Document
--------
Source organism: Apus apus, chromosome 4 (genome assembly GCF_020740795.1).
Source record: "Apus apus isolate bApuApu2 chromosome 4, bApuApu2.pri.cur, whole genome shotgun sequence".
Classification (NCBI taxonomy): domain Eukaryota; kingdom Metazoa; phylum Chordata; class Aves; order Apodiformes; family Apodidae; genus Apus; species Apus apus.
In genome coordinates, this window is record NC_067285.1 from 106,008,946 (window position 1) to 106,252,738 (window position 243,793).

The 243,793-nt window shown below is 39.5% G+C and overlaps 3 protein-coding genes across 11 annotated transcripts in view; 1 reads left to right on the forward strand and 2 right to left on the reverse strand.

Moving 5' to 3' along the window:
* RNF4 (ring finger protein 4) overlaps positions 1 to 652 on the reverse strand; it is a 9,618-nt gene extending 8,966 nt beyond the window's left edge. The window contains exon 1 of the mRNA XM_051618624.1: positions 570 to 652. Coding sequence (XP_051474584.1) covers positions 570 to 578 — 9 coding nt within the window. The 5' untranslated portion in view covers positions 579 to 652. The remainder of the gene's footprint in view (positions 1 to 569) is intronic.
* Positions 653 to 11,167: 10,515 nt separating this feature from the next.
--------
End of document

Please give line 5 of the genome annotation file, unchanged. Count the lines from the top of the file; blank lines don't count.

The 243,793-nt window shown below is 39.5% G+C and overlaps 3 protein-coding genes across 11 annotated transcripts in view; 1 reads left to right on the forward strand and 2 right to left on the reverse strand.